13. What intrigues you about prior generations of trial lawyers?

How they all gave so freely and unselfishly of their time and talent to pay it forward to the younger lawyers like me. The knowledge and insight they shared has clearly given us the opportunity to extract a measure of justice for our clients that was not possible during the practice of many of them.

14. If you were a judge, what would you do differently from what you deal with most frequently in your practice before presiding jurists?

I would readily excuse any juror for cause if there existed a reasonable apprehension as to their ability to be fair and unbiased.

15. What is your greatest extravagance?

My wife, Debbie, but she is worth every penny and more.

16. If you could meet anyone from history, who would it be, and why?

Justice Thurgood Marshall. His work as an attorney, such as Brown v. Board of Education, laid the groundwork for the most important changes seen in our country in the last century. Marshall's time on the Supreme Court exemplified his life's dedication to the protection of individual rights, a tenet I personally hold so dear.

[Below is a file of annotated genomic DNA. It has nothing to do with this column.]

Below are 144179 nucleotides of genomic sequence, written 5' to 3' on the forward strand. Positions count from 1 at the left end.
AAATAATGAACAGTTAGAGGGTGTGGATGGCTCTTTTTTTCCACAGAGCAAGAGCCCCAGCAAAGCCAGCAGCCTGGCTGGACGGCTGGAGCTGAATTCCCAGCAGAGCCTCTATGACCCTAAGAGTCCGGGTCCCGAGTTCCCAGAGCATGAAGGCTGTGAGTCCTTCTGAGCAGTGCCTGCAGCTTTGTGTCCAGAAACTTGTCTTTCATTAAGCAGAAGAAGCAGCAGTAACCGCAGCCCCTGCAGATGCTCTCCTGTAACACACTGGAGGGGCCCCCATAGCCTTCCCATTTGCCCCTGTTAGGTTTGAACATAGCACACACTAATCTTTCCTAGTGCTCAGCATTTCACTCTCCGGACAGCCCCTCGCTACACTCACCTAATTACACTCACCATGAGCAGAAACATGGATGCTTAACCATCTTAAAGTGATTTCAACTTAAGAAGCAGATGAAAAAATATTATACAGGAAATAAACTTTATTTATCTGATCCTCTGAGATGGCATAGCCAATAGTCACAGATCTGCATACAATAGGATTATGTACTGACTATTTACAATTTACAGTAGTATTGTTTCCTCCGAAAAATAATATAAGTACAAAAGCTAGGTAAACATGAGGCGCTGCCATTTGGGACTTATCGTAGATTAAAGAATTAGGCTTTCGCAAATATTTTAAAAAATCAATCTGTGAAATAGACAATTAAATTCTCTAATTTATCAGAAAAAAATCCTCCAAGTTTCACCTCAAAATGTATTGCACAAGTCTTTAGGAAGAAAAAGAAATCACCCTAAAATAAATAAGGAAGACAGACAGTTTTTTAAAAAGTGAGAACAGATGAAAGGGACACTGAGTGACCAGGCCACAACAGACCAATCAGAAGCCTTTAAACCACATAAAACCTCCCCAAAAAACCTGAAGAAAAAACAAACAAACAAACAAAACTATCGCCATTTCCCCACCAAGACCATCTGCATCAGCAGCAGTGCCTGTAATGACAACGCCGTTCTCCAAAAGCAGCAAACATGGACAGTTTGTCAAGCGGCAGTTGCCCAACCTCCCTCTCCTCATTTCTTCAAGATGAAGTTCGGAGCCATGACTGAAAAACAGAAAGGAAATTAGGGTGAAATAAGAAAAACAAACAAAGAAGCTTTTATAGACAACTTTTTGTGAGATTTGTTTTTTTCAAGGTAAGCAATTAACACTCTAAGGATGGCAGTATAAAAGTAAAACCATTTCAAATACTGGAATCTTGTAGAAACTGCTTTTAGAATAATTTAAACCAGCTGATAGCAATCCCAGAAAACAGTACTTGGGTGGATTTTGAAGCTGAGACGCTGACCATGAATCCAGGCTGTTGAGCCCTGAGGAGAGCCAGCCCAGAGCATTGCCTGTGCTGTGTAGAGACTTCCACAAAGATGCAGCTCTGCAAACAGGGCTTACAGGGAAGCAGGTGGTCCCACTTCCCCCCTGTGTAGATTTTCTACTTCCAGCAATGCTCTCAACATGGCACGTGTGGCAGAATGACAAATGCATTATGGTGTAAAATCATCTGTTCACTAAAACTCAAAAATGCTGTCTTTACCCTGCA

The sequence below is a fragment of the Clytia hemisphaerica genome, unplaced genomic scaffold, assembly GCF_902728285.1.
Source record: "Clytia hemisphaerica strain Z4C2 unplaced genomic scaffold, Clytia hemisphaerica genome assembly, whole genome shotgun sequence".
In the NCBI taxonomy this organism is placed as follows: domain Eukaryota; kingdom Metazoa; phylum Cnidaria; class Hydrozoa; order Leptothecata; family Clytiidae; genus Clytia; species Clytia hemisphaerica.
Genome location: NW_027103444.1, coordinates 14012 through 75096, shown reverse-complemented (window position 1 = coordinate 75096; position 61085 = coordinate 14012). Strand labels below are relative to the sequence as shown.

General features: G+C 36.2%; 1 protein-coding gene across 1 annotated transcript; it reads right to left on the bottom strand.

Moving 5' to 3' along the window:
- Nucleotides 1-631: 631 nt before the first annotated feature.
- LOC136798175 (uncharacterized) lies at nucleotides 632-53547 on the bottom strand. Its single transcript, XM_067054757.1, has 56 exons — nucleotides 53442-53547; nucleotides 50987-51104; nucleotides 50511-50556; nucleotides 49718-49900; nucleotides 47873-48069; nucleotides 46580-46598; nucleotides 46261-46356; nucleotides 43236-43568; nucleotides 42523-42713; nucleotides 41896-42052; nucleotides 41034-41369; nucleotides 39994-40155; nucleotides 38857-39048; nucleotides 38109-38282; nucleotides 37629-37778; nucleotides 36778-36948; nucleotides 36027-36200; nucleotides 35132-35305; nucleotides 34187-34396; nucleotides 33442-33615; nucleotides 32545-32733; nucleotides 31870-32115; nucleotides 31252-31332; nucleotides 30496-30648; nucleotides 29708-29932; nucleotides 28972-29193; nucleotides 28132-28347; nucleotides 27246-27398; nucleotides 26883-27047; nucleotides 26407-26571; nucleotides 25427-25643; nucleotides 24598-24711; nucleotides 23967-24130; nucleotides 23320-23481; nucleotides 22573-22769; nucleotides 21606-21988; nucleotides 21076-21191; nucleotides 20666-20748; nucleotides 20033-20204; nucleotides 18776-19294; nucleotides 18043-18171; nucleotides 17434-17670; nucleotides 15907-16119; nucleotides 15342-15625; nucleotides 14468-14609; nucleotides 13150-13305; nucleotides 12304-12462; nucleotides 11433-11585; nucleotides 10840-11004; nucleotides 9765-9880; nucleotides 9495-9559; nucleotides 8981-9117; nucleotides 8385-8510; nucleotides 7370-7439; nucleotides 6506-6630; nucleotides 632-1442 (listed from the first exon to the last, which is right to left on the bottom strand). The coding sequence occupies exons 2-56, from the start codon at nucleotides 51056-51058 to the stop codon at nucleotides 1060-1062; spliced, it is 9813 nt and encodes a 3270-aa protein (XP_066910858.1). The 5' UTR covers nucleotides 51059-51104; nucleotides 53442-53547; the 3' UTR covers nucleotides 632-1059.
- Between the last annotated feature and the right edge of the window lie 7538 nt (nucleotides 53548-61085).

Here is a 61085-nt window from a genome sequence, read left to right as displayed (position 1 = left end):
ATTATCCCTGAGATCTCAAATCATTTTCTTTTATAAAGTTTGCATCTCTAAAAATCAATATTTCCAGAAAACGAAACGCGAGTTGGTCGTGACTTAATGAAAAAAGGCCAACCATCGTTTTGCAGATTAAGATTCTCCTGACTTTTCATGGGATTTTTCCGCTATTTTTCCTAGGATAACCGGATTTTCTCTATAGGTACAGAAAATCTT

17. Diversity, along with excellence and integrity, is central to the LCA's mission and plays a fundamental role in our selection of Fellows, growth, and goals. We want to quote you on diversity in the next issue of Litigation Commentary & Review, as well as the Diversity Law Institute's new website. So in a word, sentence, or paragraph, what, in your opinion, is the significance or importance of furthering diversity within the profession of law and throughout our system of justice?

There can be no real justice without diversity.

18. What trait do you most value in your friends?

Honesty.

19. If you could not be a lawyer, what would you like to be?

A fisherman.

20. What is your motto?

There is no greater reward than being able to make a meaningful difference in the quality of life of another person.

 

By G. Steven Henry